Breaking down the latest VMware desktop strategy buzz

After a short break, VMware has gotten the buzz going again around its desktop delivery products.

Now that VMware has finally bought Desktone and enhanced Horizon View 5.3, what does this mean for its long-term desktop strategy?

The Desktone acquisition was written in the stars after VMware announced its "partnership" with Desktone at VMworld U.S. For the short term, the effects are simple enough to see -- and they don't include View. This offering will now compete with other Desktop as a Service (DaaS) providers, almost all of whom are VMware partners, which means there's enough drama there all by itself.

It's an exciting time to be following VMware.

When those of us in the desktop world learned of the original partnership, we understood that there was no integration between the VMware-Desktone DaaS offering and View. No cloud bursting, no automation … nothing but common branding (a.k.a. marketing). It made sense because the platforms are very different from one another and, at the time, were from separate companies. Now, you can put that rationale to bed. Desktone and VMware are one and the same, so let's envision how the two might someday fit together.

How Desktone could fit into VMware

For starters, Desktone was built to support not just one company but many companies. The broker itself is more advanced, supporting multiple platforms, guest operating systems and protocols, which mostly hasn't been the case with VMware Horizon View until recently. I'm guessing that Citrix HDX via Desktone will probably disappear for new customers, but who knows. If you're going to be a DaaS provider, it might be best to hold on to a sizable portion of prospective clients.

One of the knocks against View has been its scalability, especially with regard to how many desktops the broker can support. Desktone doesn't use a traditional broker from VMware or Citrix, despite using their protocols. Instead, it built its own desktop broker from the ground up that's intended for huge environments with many users and different desktop pools. Imagine scaling that back to be more appropriate for singular companies while still giving them an ultra-efficient back end for managing and connecting end users to desktops. Pretty cool, right?

Exciting news for VMware desktop virtualization

VMware also made a lot of announcements at VMworld Europe that are generating buzz. However, I've come away from the past five VMworlds thinking, "Man, this company really has it together" only to be disappointed the following year by products that weren't released or had changed past the point of recognition. At VMworld U.S., the company scaled back the pizzazz, but just over a month later, it's making real, legitimate waves around VMware desktop virtualization again.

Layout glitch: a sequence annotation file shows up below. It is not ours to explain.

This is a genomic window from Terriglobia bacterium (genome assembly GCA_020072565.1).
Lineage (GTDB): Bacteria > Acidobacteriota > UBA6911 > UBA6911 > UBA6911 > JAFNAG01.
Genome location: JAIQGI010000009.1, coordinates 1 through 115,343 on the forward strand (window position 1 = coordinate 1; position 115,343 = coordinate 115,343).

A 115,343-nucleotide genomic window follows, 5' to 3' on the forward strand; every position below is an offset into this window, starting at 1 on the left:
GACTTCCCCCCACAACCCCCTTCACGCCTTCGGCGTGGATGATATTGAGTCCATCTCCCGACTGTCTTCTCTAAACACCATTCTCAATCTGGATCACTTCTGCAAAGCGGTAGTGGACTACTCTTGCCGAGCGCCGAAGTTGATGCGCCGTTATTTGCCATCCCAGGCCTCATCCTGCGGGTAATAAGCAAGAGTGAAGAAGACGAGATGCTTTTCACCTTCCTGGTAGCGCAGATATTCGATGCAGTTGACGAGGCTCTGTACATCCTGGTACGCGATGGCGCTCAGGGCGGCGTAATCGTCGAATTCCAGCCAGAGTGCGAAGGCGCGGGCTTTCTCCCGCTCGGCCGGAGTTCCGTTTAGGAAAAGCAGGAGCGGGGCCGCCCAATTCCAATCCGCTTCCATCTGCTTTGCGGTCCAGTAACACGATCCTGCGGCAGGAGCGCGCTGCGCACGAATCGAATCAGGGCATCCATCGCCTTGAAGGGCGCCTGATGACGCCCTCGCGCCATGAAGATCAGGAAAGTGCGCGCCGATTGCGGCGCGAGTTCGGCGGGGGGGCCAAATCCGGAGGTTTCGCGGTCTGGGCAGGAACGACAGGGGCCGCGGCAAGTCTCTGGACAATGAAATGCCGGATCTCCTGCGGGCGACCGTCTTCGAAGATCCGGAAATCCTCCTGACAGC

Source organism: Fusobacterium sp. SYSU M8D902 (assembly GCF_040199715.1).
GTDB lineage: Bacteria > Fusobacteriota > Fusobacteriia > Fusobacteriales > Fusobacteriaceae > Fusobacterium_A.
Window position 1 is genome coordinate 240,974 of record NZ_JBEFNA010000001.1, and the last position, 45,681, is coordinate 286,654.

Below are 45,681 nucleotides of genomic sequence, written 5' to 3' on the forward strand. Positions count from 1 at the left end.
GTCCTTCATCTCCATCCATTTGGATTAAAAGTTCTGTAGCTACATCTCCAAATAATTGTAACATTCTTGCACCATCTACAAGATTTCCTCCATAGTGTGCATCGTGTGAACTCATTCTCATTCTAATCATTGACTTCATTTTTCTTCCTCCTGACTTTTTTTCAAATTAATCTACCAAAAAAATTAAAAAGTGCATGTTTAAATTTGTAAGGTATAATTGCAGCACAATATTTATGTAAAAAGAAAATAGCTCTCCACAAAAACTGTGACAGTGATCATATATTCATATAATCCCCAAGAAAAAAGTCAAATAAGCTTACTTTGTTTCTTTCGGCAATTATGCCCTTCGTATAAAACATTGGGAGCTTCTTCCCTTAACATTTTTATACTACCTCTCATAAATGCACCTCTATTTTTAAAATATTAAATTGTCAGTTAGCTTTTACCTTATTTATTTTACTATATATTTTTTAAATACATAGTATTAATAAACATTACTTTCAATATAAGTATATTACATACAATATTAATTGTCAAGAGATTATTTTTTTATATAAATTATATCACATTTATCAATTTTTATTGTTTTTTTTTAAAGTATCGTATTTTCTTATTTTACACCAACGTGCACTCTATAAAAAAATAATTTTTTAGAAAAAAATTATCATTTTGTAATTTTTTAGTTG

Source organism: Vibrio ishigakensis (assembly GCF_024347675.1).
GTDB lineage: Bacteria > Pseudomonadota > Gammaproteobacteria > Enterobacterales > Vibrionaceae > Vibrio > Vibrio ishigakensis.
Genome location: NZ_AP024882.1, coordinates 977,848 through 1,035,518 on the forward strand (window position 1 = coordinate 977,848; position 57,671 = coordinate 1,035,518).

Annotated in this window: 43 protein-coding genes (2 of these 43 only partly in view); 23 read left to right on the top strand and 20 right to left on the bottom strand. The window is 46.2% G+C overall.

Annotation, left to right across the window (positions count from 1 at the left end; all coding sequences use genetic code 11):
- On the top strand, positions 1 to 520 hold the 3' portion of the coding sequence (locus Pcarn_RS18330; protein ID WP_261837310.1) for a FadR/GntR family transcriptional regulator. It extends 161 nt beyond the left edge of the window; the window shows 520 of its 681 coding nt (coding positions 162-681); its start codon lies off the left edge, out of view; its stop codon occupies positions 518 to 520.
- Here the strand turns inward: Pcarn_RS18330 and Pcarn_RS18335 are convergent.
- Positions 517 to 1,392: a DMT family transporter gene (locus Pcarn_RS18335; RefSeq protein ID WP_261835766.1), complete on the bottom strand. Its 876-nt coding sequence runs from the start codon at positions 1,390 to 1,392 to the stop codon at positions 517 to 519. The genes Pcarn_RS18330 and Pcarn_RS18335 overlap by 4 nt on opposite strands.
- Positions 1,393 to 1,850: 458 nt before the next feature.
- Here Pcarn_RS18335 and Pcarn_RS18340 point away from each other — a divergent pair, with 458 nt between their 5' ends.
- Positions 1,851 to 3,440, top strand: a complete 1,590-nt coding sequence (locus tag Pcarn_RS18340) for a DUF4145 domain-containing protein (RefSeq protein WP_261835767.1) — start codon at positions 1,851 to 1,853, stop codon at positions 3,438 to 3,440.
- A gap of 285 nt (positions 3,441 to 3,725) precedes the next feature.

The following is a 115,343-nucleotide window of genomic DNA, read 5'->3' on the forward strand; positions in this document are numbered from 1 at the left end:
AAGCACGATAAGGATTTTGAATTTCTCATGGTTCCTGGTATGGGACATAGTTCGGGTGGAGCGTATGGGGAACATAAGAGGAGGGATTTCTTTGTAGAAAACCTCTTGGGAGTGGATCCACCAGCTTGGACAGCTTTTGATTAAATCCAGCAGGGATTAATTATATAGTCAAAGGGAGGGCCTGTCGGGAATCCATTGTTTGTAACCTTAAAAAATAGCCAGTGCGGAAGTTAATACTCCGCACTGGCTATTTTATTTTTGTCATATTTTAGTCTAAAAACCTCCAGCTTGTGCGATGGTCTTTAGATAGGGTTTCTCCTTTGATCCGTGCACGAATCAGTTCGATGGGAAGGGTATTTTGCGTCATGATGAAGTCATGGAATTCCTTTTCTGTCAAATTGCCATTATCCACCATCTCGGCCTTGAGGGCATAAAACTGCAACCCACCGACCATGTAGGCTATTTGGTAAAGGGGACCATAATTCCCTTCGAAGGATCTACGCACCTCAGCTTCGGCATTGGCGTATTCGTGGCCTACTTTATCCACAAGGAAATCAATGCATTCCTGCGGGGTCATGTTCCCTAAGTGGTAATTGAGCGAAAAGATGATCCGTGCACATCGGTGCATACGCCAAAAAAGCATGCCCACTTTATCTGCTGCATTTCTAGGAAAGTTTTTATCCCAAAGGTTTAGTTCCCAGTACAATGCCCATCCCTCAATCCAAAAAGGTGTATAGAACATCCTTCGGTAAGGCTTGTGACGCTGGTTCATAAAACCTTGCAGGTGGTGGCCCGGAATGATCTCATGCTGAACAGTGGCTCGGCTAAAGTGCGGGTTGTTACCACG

More on VMware Horizon View

View folded into Horizon Suite

Horizon Workspace gets an update

View shops hesitate to buy into Horizon Suite

VMware Horizon Mirage, which used to be a crippling resource hog when installed in virtual desktop infrastructure (VDI) and only supported on physical desktops, is now supported in persistent VDI environments. (Nonpersistent is expected in the first half of 2014.) Plus, the vDGA capabilities in View 5.3 that incorporate many GPUs in addition to NVIDIA GRID technology are fantastic. VMware has even been talking about the virtues of persistent desktops rather than sticking to the "nonpersistent is the only way to go" rhetoric of the past.

VMware also announced a feature of Horizon View 5.3 that basically gives users the ability to directly connect to desktops via PC over IP without having to go through a broker. The uses for this are intriguing, such as accessing physical desktops via Citrix's RemotePC or building your own connection broker. It could even be the way that Desktone integrates into the Horizon stack, since they have already built their own broker and now simply have to establish the direct connection.

View 5.3 even supports Windows Server OSes in VDI environments now, which might as well not have existed in VMware's eyes before 2013. That means that View customers can subvert (well, work around) VDA licensing by deploying single instances of Windows Server to their end users. That helps avoid the craziness surrounding VDA licensing and will only further the #FixVDA movement.

It's an exciting time to be following VMware. Citrix is busy with XenDesktop 7 and Project Avalon, but VMware is catching a tailwind by being the only company with a fall event. We'll have to wait and see how all the VMware desktop technology, including Desktone, comes together, but 2014 is shaping up to be a very interesting year in the VDI market.

This was first published in October 2013

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